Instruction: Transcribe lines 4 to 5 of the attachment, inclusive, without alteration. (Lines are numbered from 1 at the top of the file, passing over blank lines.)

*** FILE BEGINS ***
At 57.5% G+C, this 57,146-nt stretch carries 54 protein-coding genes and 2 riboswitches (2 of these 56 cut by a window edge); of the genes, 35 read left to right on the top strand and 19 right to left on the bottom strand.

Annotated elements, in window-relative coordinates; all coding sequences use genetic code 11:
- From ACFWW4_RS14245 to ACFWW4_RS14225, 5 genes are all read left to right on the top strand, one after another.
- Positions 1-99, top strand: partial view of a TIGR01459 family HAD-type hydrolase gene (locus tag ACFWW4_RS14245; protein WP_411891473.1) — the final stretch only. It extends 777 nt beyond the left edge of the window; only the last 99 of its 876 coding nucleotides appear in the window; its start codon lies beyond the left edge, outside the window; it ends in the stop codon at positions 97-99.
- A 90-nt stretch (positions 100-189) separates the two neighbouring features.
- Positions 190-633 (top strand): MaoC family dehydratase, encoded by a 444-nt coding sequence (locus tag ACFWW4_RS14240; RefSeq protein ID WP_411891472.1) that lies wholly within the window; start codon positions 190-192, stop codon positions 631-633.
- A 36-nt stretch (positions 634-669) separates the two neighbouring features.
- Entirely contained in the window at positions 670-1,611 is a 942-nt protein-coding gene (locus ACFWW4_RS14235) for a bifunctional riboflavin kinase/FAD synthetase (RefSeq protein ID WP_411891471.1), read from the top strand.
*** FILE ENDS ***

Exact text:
- Positions 1-99, top strand: partial view of a TIGR01459 family HAD-type hydrolase gene (locus tag ACFWW4_RS14245; protein WP_411891473.1) — the final stretch only. It extends 777 nt beyond the left edge of the window; only the last 99 of its 876 coding nucleotides appear in the window; its start codon lies beyond the left edge, outside the window; it ends in the stop codon at positions 97-99.
- A 90-nt stretch (positions 100-189) separates the two neighbouring features.